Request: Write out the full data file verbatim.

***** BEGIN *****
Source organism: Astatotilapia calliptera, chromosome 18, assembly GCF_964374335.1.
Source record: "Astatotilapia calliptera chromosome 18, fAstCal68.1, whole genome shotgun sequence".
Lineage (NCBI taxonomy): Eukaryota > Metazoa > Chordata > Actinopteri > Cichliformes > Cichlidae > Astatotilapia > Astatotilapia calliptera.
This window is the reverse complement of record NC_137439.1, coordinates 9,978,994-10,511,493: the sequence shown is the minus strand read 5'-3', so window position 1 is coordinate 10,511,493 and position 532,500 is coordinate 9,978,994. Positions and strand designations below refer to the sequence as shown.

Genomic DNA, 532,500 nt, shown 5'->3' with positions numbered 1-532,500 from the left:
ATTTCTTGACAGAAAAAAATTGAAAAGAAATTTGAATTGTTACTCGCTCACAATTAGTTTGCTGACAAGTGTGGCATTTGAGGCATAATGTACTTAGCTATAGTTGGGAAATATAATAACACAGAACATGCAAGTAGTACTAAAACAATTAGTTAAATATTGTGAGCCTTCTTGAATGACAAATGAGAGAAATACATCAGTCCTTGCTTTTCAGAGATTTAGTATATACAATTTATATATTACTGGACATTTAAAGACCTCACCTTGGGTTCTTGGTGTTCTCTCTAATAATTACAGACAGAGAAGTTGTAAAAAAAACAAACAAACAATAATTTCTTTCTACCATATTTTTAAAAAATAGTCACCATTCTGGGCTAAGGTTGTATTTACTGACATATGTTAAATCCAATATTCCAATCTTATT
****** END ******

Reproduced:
Source organism: Astatotilapia calliptera, chromosome 18, assembly GCF_964374335.1.
Source record: "Astatotilapia calliptera chromosome 18, fAstCal68.1, whole genome shotgun sequence".
Lineage (NCBI taxonomy): Eukaryota > Metazoa > Chordata > Actinopteri > Cichliformes > Cichlidae > Astatotilapia > Astatotilapia calliptera.
This window is the reverse complement of record NC_137439.1, coordinates 9,978,994-10,511,493: the sequence shown is the minus strand read 5'-3', so window position 1 is coordinate 10,511,493 and position 532,500 is coordinate 9,978,994. Positions and strand designations below refer to the sequence as shown.

Genomic DNA, 532,500 nt, shown 5'->3' with positions numbered 1-532,500 from the left:
ATTTCTTGACAGAAAAAAATTGAAAAGAAATTTGAATTGTTACTCGCTCACAATTAGTTTGCTGACAAGTGTGGCATTTGAGGCATAATGTACTTAGCTATAGTTGGGAAATATAATAACACAGAACATGCAAGTAGTACTAAAACAATTAGTTAAATATTGTGAGCCTTCTTGAATGACAAATGAGAGAAATACATCAGTCCTTGCTTTTCAGAGATTTAGTATATACAATTTATATATTACTGGACATTTAAAGACCTCACCTTGGGTTCTTGGTGTTCTCTCTAATAATTACAGACAGAGAAGTTGTAAAAAAAACAAACAAACAATAATTTCTTTCTACCATATTTTTAAAAAATAGTCACCATTCTGGGCTAAGGTTGTATTTACTGACATATGTTAAATCCAATATTCCAATCTTATT